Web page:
Bol, does it mean Polish educational system is not so bad after all?
Well, poor results of some other teams might be caused by the fact that they were under-represented by fewer students than six. For example, Liechtenstein sent only two students. As I mentioned in the introduction, 548 students represented 100 countries. The fair number should be 600.
Next, we cannot project these results on the entire educational system. The PISA (OECD) results from the year 2011 better reflect on the average achievements of average students. See: oecd.org/edu/eag2011 and oecd.org/dataoecd/34/60/46619703.pdf.
With respect to mathematics, Poland is placed at the 25th postion worldwide, with the score 495, slightly below PISA average 496 - out of maximum 600. [In reading overall Poland is 16th (500 points, PISA average 493) and in science - 19th (508, PISA average 501)]. USA, one of the top scorers in International Mathematical Olympics and the home of the best world universities, is ranked only at 31st postion (487 points), behind Poland 25th, in PISA mathematics score.
On the other hand, many European countries are better placed than Poland in mathematics:
6 541 Finland
7 536 Liechtenstein
8 534 Switzerland
11 526 Netherlands
14 515 Belgium
16 513 Germany
17 512 Estonia
18 507 Iceland
19 503 Denmark
20 501 Slovenia
21 498 Norway
22 497 France
23 497 Slovak Republic
24 496 Austria
25 495 Poland
It still leaves a bunch of European countries (17 to be exact) with lower scores and that includes (28 492 UK), (32 487 Ireland), (38 468 Russia - another top scorer in IMO), and (48 427 Romania).
one could argue both (at least when it comes to Math).
In addition to the above, you may want to check this (last month) BBC article entitled Poland scores late goals in education
You understand the things wrong way round, the Polish education system is bad BECAUSE it teaches you how to complete extremely complicated mathematical tasks witch is quite useless ability rather then how to survive in life when you finish your school, and that's quite well known fact.
With all due respect, mathematics is not to teach you how to survive in life. For this you may blame the school system, but not the mathematics, the queen of all sciences.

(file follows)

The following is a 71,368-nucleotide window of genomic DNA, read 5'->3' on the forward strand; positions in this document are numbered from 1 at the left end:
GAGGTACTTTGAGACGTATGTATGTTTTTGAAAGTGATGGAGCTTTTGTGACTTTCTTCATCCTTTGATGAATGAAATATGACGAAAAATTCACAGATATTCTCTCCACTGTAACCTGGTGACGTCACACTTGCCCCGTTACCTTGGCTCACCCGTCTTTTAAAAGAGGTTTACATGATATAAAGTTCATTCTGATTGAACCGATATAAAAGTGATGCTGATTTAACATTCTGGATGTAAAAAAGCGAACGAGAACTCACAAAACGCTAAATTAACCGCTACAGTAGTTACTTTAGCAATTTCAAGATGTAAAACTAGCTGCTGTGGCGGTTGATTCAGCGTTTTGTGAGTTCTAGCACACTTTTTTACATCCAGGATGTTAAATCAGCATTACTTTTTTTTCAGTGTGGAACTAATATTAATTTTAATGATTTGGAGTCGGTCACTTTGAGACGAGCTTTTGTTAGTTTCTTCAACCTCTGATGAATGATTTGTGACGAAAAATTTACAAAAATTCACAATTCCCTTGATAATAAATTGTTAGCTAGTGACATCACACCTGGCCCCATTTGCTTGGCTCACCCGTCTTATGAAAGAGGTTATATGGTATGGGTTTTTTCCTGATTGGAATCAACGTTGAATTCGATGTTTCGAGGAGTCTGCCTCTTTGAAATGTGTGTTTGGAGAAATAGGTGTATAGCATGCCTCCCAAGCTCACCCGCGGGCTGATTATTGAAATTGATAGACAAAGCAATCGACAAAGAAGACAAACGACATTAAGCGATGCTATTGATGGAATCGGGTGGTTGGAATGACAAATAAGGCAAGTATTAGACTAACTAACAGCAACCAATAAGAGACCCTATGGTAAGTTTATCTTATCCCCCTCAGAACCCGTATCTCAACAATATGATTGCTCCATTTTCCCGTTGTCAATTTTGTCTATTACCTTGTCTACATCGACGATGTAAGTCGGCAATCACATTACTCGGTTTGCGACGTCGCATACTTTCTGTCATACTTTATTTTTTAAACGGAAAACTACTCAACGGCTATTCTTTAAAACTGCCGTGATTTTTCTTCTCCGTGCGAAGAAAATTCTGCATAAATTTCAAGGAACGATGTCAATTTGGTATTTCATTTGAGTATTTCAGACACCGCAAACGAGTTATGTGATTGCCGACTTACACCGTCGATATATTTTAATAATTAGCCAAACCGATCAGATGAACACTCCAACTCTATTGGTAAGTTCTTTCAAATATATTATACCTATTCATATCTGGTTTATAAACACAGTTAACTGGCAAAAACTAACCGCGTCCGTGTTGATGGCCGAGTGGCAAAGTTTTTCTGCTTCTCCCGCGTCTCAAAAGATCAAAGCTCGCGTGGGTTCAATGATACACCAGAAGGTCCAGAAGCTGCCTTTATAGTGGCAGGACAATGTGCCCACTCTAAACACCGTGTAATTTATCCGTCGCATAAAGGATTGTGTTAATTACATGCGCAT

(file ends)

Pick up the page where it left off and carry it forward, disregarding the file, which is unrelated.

Let me remind you that significant portion of mathematics fields is all about abstraction, not about the real world. You do not build howitzers with abstract mathematics but without good knowledge of applied mathematics you could not even start dreaming of building the beast. I do not mind listening to the discussions whether or not Polish mathematics is too much abstract and too little application oriented. Some Polish and international mathematicians agree with it, some disagree. But I do not give a damn listening to pathetic statements, which I sometimes hear, that mathematics is useless in real life. I currently make my living as a computer scientist (CS), and the only way I survive in this extremely competitive world is the fact that I know something about mathematics, while many CS graduates do not. And for this reason they are confined to building websites, or something equally boring.
A friend of mine has been involved in that for years. Very specific young people who take part - I would use the term autistic.
Autism, math, music and memory appear to be linked. John Nash suffered from paranoid schizophrenia. Kurt Gödel starved himself to death out of fear of being poisoned. There are speculations that Einstein, Mozart, and Galileo had autism or other such conditions.
Mathematicians often live in their own world because this is what modern mathematics is all about: one builds a theory based on a system of their axioms and all one has to do is to prove that the axioms are not contradictory. One does not care if there is any relation between one's theory and the real world. If the theory becomes uncovered by some application scientists and applied to other disciplines then kudos to the inventor and their theory.
Sometimes the task becomes too challenging. One of my early friends, who was able to participate in our trekking activities and took great pleasure in it, suffered by obsessive attachement to his mathematical theory, which eluded him. He was hospitalized few times and ended badly. We could not help him, even though some of his friends were internationally renown young mathematicians.
Another one, a physicist, lost five years of his life, obsessively trying to find a solution to a problem unresolved by the greatest minds of the world. In meantime, his twin brother was pursuing normal scientific development. They are both tenure professors of many years now.
I have a great respect to those mathematical geniuses (autistics?), such as Srinivasa Aiyangar Ramanujan, a self taught mathematician:I have had no university education but I have undergone the ordinary school course. After leaving school I have been employing the spare time at my disposal to work at mathematics. I have not trodden through the conventional regular course which is followed in a university course, but I am striking out a new path for myself. I have made a special investigation of divergent series in general and the results I get are termed by the local mathematicians as 'startling'.